I was in bed a little after 4 a.m., after arriving back from the One Nation Working Together rally in Washington. I took the time to scan the pages from my union diary where I wrote my thoughts as they came to me, but didn't post them (backdated) into the blog until this afternoon. This morning, between awakening and leaving with Susie for church, I posted my pictures to my Facebook account.
Amelia Houser and I at the Communication Workers of
America's union hall on East Broad St., just before
boarding one of two Washington-bound chartered buses.
The above picture reminds me of something Travis McGee, the hero of 21 novels by John D. MacDonald, said in A Tan and Sandy Silence that, if he carried a placard, it would read:
UP WITH LIFE. STAMP OUT ALL SMALL AND LARGE INDIGNITIES. LEAVE EVERYONE ALONE TO MAKE IT WITHOUT PRESSURE. DOWN WITH HURTING. LOWER THE STANDARD OF LIVING. DO WITHOUT PLASTICS. SMASH THE SERVO-MECHANISMS. STOP GRABBING. SNIFF THE BREEZE AND LOVE THE KIDS. LOVE ALL LOVE. HATE ALL HATE.We could not have asked for better weather, especially when I was giving Amelia, who has never been to Washington before, a good workout as we walked up and down the National Mall. One Nation Working Together was not a march per se; the publicity was a little misleading in that respect. It was more a rally, taking place at a fixed place.
And what better fixed place? This is how the Lincoln
Memorial looked a little after 10 a.m. I took this just
after Amelia and I crossed the Memorial Bridge from
the Pentagon's parking lot in Virginia.
We didn't go inside anywhere, but I did show Amelia the significant landmarks within visual range of the Mall, such as the Washington Monument, the Capitol Building, the White House, the National World War II Memorial, some of the visible spires of the Smithsonian, etc.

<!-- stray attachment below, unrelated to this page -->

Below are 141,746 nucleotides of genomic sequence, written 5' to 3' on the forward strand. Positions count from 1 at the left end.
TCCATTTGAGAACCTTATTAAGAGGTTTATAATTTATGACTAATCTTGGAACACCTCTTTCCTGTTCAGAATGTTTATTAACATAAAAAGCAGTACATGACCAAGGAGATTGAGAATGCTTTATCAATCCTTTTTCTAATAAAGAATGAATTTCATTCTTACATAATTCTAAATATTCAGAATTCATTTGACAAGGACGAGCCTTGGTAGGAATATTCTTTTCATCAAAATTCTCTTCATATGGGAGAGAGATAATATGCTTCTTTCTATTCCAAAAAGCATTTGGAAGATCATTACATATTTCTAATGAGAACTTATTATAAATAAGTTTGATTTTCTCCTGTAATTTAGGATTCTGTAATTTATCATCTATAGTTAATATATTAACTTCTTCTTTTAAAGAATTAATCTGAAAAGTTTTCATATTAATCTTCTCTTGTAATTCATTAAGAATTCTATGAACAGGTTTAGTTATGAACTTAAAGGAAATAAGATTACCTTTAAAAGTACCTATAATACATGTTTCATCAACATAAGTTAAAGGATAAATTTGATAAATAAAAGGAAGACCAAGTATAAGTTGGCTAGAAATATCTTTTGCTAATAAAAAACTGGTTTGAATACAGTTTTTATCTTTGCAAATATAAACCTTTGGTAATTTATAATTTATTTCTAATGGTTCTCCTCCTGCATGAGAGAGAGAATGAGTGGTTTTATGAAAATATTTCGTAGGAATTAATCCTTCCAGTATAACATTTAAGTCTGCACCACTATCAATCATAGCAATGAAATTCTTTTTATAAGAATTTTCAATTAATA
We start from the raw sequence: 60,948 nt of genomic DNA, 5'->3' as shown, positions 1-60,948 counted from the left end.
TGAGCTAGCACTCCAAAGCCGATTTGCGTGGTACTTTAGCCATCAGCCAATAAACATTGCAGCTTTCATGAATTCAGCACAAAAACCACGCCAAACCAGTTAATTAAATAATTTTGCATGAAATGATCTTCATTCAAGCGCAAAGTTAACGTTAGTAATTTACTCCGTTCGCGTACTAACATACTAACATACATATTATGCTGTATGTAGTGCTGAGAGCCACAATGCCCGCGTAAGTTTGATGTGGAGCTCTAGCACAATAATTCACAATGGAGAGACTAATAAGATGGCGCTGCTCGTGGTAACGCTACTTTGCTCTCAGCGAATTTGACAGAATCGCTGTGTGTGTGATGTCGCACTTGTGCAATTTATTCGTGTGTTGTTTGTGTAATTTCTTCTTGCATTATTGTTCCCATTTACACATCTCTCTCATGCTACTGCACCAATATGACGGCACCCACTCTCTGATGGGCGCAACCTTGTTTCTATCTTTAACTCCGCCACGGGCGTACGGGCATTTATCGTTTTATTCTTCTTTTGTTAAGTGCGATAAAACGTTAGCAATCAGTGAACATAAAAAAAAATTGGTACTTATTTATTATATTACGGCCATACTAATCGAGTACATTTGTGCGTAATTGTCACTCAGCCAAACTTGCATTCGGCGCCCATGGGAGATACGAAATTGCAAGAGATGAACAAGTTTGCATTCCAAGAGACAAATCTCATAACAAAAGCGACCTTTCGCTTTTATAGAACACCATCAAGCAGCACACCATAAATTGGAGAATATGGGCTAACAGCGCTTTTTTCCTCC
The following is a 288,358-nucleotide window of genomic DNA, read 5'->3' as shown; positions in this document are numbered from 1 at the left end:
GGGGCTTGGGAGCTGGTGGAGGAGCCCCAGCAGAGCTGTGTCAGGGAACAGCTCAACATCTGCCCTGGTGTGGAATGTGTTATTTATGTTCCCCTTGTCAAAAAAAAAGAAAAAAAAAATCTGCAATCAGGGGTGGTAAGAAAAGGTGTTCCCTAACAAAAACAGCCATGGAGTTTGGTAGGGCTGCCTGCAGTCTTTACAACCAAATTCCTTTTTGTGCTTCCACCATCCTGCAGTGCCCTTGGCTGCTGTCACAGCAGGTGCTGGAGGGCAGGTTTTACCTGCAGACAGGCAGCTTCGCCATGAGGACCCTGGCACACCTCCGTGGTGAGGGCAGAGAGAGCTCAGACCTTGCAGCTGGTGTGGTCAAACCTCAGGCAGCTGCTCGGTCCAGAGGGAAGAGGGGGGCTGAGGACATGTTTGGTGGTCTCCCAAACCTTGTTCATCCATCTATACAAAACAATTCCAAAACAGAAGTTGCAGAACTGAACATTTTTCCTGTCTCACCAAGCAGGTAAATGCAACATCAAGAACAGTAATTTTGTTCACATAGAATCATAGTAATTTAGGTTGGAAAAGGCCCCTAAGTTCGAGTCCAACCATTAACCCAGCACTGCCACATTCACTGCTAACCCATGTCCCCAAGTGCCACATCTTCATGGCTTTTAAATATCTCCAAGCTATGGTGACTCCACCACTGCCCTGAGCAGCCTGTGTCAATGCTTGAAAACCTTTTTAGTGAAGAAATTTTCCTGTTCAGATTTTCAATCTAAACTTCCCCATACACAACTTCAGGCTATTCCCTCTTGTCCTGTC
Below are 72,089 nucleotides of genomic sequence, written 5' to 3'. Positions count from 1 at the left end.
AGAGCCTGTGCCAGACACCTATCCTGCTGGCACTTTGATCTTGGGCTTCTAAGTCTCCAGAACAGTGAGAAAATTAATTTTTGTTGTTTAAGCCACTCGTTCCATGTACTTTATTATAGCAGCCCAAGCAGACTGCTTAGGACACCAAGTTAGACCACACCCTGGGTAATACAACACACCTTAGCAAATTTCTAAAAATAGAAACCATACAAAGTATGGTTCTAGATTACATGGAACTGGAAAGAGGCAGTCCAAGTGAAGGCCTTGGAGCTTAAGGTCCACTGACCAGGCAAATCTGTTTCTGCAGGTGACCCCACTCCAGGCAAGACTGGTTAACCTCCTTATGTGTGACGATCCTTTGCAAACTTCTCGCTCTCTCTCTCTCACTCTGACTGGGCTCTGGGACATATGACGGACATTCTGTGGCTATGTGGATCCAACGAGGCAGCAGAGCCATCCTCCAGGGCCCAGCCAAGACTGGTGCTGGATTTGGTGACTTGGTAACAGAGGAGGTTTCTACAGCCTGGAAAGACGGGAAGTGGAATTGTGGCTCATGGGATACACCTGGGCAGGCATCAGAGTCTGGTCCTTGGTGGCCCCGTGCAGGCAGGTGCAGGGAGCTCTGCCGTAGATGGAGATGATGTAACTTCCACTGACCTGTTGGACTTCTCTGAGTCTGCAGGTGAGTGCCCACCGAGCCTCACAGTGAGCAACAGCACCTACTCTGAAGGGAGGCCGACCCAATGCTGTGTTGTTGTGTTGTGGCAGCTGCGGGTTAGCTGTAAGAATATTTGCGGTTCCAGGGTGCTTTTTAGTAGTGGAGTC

The Reflecting Pool in front of the Lincoln Memorial looked sparkling, which isn't always the case. I remember making a trip in high school and finding that it was drained, and that had been in May. Sometimes in the summer that is common. During the Poor People's Campaign in the spring and summer of 1968, when Resurrection City stood on the Mall, the pool was emptied several times because residents were using it to clean clothes and wash dishes.
Amelia was happy to touch the Washington Monument, even
though we arrived too late to go inside.
This is the scene in the early afternoon.
Happy for a brief respite from the crowd, Amelia and I
went to Tonic at Quigley's Pharmacy on G St., NW, in
the heart of the George Washington University community.
My friend Robert Nedelkoff took us to lunch--a very good
lunch! It's always good to see Robert.
After the repast at Tonic. Robert, as usual, looks like
he stepped out of the St. John's Bay catalog, and I resemble
an outtake from America's Most Wanted.
Bidding a reluctant farewell to the Lincoln Memorial.
I took this picture after Amelia and I walked back over
the Memorial Bridge (on the left) into Virginia, where
our charter bus awaited.